AN INTRODUCTION TO THE HISTORY OF PRINTING TYPES
of calligraphy.The design of the letters and the competence of the engraving
and casting enable a composed page to reproduce a manuscript written in
ietterà anticha formata' (the most formal and handsome of the humanistic
book hands of the early period).This was clearly the intention, and it must
be allowed the intention was, for novices in the new art, brilliandy realized.
That it was chosen for re-cutting by St John Hornby, Robert Proctor, and
Sydney Cockerell, at the Ashendene Press, is proof enough of its outstanding
aesthetic value. It can, indeed, hardly be questioned that the Subiaco fount
is authentically humanistic'. Mr Morison concludes his article by saying that
'the Subiaco fount... is entitled to rank as the first humanistic or roman type'.
This book was also the first in which 'a real Greek type was used'. For
many years after this printers left blank spaces where Greek quotations ap¬
peared in Latin books.The Greek characters were filled in by hand. 
13. Part of a page from a handsome folio—Saint Augustine's De Civitate Dei—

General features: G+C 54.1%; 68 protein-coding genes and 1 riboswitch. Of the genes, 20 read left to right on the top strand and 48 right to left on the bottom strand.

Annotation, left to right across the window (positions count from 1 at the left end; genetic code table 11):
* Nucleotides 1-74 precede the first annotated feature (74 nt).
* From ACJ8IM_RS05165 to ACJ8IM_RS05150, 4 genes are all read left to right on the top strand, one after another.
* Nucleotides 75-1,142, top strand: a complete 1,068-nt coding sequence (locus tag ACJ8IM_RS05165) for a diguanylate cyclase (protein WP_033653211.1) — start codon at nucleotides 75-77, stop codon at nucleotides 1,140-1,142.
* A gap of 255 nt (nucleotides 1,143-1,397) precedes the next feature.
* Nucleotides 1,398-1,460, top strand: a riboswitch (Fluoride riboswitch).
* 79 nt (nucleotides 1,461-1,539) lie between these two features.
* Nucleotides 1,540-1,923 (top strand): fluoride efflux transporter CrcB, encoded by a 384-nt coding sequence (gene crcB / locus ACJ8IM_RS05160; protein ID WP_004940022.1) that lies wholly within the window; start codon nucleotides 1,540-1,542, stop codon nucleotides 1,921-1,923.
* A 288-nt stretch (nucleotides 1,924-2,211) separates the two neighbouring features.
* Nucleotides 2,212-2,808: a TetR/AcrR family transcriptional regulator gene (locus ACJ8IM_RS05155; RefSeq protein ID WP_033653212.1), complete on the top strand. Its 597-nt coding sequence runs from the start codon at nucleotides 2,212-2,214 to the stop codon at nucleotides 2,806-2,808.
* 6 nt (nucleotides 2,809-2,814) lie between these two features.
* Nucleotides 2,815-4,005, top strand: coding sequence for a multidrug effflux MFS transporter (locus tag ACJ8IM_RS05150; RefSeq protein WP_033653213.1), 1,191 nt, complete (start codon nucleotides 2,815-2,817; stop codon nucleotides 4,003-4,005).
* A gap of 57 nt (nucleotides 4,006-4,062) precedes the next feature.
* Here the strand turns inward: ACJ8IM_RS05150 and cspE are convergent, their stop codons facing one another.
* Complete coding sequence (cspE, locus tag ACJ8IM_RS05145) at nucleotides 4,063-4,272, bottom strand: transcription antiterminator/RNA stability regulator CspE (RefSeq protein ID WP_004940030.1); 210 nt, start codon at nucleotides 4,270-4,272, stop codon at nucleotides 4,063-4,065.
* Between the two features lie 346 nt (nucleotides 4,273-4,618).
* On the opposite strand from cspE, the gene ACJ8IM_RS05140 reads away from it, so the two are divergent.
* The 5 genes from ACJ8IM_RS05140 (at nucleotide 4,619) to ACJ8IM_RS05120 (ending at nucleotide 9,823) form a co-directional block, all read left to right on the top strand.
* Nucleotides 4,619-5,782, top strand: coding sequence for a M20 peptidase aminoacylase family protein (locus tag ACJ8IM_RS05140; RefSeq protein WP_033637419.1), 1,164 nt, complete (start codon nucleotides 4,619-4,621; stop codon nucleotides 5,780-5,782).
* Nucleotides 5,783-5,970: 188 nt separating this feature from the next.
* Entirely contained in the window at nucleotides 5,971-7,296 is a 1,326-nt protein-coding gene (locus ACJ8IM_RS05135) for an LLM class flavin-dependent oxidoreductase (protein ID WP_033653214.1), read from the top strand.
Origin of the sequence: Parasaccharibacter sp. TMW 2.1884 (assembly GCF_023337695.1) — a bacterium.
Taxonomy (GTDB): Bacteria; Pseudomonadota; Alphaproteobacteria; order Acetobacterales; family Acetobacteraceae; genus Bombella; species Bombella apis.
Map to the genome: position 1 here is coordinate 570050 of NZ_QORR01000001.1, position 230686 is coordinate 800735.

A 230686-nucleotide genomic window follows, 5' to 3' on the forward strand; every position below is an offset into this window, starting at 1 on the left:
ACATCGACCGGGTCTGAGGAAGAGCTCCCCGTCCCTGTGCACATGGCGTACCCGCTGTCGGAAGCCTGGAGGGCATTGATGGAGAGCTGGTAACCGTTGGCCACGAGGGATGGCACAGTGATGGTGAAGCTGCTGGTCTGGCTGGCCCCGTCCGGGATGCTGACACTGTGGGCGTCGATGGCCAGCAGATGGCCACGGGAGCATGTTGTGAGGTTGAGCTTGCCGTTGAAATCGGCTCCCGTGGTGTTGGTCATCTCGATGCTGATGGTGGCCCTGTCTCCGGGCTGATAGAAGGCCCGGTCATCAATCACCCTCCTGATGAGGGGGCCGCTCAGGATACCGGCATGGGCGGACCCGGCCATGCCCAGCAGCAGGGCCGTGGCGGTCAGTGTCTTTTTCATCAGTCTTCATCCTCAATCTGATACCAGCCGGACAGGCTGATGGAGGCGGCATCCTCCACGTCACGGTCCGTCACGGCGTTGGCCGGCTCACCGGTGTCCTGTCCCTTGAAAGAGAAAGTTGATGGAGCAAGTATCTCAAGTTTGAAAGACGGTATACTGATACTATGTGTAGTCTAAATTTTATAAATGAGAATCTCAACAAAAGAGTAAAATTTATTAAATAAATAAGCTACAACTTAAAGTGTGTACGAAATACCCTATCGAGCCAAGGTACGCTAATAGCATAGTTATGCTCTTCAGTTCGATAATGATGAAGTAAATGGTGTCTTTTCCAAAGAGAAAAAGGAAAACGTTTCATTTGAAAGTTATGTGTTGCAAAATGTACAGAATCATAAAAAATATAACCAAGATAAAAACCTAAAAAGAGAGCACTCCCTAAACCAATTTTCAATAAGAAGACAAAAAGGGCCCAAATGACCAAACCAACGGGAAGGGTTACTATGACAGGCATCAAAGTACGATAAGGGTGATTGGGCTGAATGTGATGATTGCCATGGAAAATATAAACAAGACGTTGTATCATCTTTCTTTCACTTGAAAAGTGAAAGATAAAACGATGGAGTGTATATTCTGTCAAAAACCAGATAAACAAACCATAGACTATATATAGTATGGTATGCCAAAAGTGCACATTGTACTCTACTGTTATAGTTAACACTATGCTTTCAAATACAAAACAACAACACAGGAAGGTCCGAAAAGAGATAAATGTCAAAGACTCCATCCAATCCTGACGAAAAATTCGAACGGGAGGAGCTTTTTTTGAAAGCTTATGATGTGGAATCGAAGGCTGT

printed by Johannes and Vindelinus de Spira at Venice in 1470.'Many roman
types of varying degrees of purity and attractiveness were used by Italian
printers of this period'wrote D.B. Updike, and.'It was reserved for John and
Wendelin de Spire to show a roman type which to-day appears roman to us.
In the fount used in the Venice editions of Cicero's Epistulœ ad Familiares and
Pliny's Historia Naturalis of John de Spire, printed in 1469, & the De Civitate
Dei printed in the next year by John and Wendelin de Spire, this very mod¬
ern quality can be clearly recognized'.The two lines immediately above the
initial have been written in in a contemporary hand—that is, a humanistic
or neo-caroline hand. 
14. From the De Prœparatione Evangelica of Eusebius printed by Nicolas Jenson
at Venice in i470.This fine, much-praised roman has been used as a model
by many printers and type designers including the Doves Press, and the late
Mr Bruce Rogers.who used it as a basis for his Montaigne & Centaur types.
Jenson's roman is marred by its over-large capitals which make for spotty
composition and some of his lower-case characters have been criticized also
but there is no doubt that they compose exceedingly well. 
15. From Appian's Roman History printed by Erhard Ratdolt at Venice in 1477
whence he had come from Augsburg.This printer's books are famous for
their fine borders and initial letters and are said to be the first with decorative
tide-pages. For an example of a part title-page printed by Ratdolt see illus¬
tration, No 62, page 108. What is presumed to be the only known example
from the fifteenth century of printing in gold ink (powdered gold being sub¬
stituted for the lampblack) appears in the dedication to the Doge in a volume
of Euclid's works printed by Ratdolt, Venice 1482.